After several years of discussing the possibility, Verona hired its first dedicated economic development employee over the summer.

Dayna Sarver came to Verona with three years of experience focusing on the downtown development district as part of Janesville’s economic development department and 15 years’ experience living in Verona. The 38-year-old mother of four told the Press her main focus for now is getting to know existing businesses, explaining that retention is one of the most important parts of good economic development.

She’s working as part of a four-person team, with the city administrator and planning department, to ensure existing businesses get good support from the city and to show prospective businesses they would, as well.

“Community economic development, in its simplest way, is about developing relationships,” she told the Press in August. “Your state (agencies), the chamber, the local school district, the library, the senior center, the food pantry all kind of come together.”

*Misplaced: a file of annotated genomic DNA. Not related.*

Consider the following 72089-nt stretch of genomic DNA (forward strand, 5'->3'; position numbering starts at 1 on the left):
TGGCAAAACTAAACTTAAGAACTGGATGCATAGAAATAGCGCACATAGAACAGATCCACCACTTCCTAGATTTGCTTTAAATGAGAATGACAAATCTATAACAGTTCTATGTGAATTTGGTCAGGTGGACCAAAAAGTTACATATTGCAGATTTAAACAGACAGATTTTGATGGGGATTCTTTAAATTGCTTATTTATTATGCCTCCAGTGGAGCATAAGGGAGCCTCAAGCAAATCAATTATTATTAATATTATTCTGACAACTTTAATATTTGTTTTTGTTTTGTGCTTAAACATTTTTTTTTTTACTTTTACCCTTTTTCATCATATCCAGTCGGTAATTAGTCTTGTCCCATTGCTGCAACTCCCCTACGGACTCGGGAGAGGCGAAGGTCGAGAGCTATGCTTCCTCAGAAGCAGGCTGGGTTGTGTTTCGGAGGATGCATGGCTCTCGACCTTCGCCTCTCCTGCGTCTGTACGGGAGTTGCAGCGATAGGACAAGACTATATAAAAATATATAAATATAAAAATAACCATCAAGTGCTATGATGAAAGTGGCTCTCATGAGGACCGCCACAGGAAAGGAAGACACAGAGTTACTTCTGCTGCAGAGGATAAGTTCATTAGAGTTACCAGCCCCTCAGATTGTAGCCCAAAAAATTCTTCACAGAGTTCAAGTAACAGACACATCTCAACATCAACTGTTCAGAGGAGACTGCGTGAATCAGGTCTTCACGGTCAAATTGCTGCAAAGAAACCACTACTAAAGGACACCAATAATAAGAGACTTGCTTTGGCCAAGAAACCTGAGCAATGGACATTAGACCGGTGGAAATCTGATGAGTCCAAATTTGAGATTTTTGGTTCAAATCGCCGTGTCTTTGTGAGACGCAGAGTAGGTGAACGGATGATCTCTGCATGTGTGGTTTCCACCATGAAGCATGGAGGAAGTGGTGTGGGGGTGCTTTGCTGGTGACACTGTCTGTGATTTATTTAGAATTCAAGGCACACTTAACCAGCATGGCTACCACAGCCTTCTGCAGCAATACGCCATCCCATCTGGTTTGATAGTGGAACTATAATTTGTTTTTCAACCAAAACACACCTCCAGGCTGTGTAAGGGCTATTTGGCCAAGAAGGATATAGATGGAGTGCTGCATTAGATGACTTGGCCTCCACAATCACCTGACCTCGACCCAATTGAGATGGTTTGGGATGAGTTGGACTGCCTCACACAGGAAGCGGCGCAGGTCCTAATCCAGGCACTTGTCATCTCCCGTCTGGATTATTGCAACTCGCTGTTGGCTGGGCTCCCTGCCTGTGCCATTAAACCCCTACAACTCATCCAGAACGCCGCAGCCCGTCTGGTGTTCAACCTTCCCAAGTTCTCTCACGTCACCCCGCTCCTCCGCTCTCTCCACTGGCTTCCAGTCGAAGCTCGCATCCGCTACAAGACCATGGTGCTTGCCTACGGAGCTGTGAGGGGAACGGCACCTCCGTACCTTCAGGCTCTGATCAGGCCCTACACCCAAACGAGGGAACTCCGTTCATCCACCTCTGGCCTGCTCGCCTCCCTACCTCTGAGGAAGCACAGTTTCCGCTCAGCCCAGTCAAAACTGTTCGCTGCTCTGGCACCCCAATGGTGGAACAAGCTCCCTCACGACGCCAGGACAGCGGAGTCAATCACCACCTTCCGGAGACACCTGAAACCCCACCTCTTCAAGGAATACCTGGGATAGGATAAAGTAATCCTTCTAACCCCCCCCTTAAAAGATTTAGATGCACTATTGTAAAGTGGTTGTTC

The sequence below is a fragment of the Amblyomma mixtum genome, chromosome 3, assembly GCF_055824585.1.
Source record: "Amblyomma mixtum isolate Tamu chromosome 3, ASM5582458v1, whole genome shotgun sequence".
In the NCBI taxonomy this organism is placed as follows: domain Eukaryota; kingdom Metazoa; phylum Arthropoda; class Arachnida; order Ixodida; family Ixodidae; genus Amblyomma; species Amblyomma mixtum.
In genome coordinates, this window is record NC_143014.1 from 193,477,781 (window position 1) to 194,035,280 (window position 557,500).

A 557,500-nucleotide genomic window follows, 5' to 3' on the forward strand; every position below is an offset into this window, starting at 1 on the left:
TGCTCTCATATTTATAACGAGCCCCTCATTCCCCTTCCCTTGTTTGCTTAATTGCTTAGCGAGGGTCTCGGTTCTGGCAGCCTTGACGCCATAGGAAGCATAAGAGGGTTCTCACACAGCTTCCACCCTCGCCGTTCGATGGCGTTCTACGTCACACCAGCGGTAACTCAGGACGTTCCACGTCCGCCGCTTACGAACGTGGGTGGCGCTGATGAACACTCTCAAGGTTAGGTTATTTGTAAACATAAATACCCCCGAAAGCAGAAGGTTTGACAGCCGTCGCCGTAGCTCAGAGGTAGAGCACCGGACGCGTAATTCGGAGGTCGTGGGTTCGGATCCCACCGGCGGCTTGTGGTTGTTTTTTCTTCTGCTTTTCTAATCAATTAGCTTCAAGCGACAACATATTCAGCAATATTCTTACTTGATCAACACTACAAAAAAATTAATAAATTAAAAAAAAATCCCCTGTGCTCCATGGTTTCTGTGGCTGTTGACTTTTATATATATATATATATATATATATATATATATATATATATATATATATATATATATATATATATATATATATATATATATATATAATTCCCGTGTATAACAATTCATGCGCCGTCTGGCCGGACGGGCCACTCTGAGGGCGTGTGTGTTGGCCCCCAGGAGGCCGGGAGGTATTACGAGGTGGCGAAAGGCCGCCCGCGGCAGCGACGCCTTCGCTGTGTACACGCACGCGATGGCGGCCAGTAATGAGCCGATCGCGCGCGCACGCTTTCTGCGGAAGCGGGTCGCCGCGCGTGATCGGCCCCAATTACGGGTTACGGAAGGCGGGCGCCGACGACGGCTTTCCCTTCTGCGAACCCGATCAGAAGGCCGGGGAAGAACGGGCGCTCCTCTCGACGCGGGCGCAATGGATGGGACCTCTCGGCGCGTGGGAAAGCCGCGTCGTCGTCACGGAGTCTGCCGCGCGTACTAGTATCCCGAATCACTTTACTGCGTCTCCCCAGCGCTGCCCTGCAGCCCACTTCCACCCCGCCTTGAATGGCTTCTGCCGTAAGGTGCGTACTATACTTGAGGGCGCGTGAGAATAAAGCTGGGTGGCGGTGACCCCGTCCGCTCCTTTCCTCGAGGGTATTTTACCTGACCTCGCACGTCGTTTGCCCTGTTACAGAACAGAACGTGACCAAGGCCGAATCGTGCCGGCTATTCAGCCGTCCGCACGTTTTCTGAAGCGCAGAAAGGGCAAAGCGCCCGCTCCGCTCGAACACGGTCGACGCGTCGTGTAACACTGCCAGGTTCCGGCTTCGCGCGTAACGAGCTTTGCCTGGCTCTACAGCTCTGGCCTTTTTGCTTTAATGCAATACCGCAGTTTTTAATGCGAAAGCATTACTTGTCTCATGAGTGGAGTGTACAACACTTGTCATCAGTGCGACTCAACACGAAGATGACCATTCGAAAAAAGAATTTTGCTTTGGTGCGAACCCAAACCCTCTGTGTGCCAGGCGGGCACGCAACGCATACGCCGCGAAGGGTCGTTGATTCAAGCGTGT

Sarver’s role is also marketing city services such as revolving loan funds and facade-improvement grants and informing businesses and community lenders about state and county programs that might available. In addition to meeting with businesses over the past three months, she has been working on creating marketing materials and building the city’s new economic development web page, which now features information on services available for businesses, a community profile, a map of available properties and the most recent marketing survey, done in 2015.

An economic development position was discussed for the 2014 budget, then it was put in an early version of the 2015 budget but removed in favor of bringing in a consultant. That consultant was used sparingly after some initial research and a few meetings with the Community Development Authority despite getting $25,000 allocated for it in 2016.

A full-time position was put into the 2017 budget, but the city waited until the June 2018 to fill it.

Prior to Janesville, Sarver worked at UW-Extension while earning her master’s degree in urban, community and rural planning.

Email Verona Press editor Jim Ferolie at